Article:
By Ian Angus
October 7, 2009 -- Socialist Voice -- LeftViews recently published an article by Alex Callinicos,
a central leader of Britain’s Socialist Workers Party (SWP), on the state of
the left in Europe. While conceding that there have been some gains,
overall the picture he painted was dire.
Callinicos is an insightful writer on leftwing politics in Europe,
and much of his analysis rings true. I’m certainly not going to try to
offer a different analysis from my vantage point well west of the
Atlantic [in Canada].
But by itself, his article might leave Socialist Voice
readers with a picture of unrelieved gloom, when in fact there are some
bright spots of note. In Germany and Portugal, leftwing parties made
modest but important gains in last month’s elections, while in France
and England we’re seeing constructive steps towards greater unity on
Press accounts of the September 27 German elections stressed the
collapse of the Social Democratic Party (SPD) vote by one-third to 23%,
its worst showing since 1953. It is questionable whether the SDP’s
decline can properly be interpreted as a loss for the “left”, since the
SPD’s program and conduct in office has been virtually
indistinguishable from those of the explicitly neoliberal parties. Much
less media attention has been paid to the growth of the vote for Die
Linke (The Left) which took 11.9%, 3.2 percentage points more than in
the previous election. The party now has 76 members in the Bundestag,
up from 54. In most parts of the former East Germany, Die Linke is now
the largest party.
Die Linke was founded in 2007 by the merger of the former East
German communist party with a left-wing split-off from the SPD. In this
election it called for a 10 euro minimum wage, a wealth tax and
withdrawal from Afghanistan.
In the Portuguese elections, also held on September 27, the
neoliberal Socialist Party held on to power, but its vote fell from 45%
in 2005 (which gave it a majority in the legislature) to just over 36%,
its the lowest vote since 1991. At the same time, the Left Bloc
increased its vote from 6% to nearly 10%, and doubled its
representation in the assembly from 8 to 16 members.
In a 2007 interview, Left Bloc leader Francisco Louça described the party as “a pluralist party of the socialist Left”.
When the Bloc was formed, eight years ago, we made a
political choice which I believe is still valid: to create our party on
the basis of the political confrontations which define our activity and
not on the basis of a priori ideological cohesion. We thus brought
together very different traditions, coming from the Communist Party,
Maoist or revolutionary Marxist (Trotskyist) currents, as well as
people from independent social movements. The possibility of building
this regroupment, in a very defensive situation, implied that we were
able to formulate political proposals and to have an impact on society.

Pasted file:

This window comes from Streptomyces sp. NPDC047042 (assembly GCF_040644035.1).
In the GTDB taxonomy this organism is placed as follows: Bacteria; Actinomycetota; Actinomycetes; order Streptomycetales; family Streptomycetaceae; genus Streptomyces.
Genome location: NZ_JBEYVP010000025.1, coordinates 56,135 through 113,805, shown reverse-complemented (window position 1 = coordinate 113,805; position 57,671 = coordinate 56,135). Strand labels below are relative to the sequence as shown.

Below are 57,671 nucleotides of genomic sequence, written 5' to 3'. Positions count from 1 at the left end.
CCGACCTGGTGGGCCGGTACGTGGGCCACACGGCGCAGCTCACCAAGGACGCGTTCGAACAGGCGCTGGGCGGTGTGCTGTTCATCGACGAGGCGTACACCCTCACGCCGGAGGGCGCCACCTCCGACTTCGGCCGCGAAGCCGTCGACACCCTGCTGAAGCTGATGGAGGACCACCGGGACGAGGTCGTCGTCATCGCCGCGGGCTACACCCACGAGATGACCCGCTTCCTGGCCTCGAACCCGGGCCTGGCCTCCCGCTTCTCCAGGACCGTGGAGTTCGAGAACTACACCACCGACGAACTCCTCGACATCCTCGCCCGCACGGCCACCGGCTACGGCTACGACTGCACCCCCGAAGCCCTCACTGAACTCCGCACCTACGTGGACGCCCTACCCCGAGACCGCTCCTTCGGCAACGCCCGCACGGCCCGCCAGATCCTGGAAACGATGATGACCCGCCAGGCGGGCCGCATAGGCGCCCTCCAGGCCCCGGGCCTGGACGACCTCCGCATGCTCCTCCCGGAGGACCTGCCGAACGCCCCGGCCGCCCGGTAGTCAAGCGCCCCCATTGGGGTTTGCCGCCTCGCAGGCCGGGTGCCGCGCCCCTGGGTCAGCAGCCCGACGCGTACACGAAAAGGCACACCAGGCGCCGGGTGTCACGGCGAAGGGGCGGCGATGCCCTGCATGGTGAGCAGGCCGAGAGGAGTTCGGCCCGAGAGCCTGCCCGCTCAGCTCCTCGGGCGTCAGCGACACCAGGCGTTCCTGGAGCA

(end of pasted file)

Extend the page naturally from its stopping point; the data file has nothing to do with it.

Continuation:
So we started not by discussing a programme of historical reference,
but a programme of political intervention.
We defined ourselves as socialists shortly after our foundation, in
a double sense: initially, by rejecting “real socialism” (Stalinism,
the experiences of the USSR, Eastern Europe or China), then by
identifying ourselves with the anti-capitalist struggle, against the
social-democratic experience and its current social-liberal version.
In this sense, we defend the idea of collective ownership. But what
is really important, in particular for the organizations which followed
the path of small minority groups, is to find the means of expressing
political ideas which fight to have an influence on the masses. So we
translated our socialist ideas into specific proposals, very much
linked to the modalities of political life in Portugal.
For example, we recently proposed the socialization of the services
of water, energy, etc., and one of our principal campaigns this year
centres on the defence, the modernization and the transformation of the
national health service. That enables us to concretize our perspective
of socialization on the basis of social needs and concrete struggles. (International Viewpoint, January 2008)
In France, the New Anticapitalist Party (NPA – formed in February
2009 on the initiative of the Trotskyist Ligue Communiste
Révolutionnaire, which then dissolved itself) recently called on the
entire “anti-neoliberal and anticapitalist Left” to begin discussions
about joint action in the 2010 regional elections.
A first meeting on September 28 resulted in a joint declaration
signed by six groups: the Federation for a Social and Ecological
Alternative (FASE), United Left, Alternatives, the New Anticapitalist
Party (NPA), the French Communist Party (PCF), the Communist Party of
French Workers (PCOF), and the Left Party (PG). Two other groups, the
Social Forum of Popular Neighbourhoods (FSQP) and Workers’ Struggle
(LO), attended the meeting as observers.
The declaration says, in part:
In a situation characterised by a growing attack by the
political right and the employers against the broad sweep of social and
democratic rights, we issue a call to support and build the broadest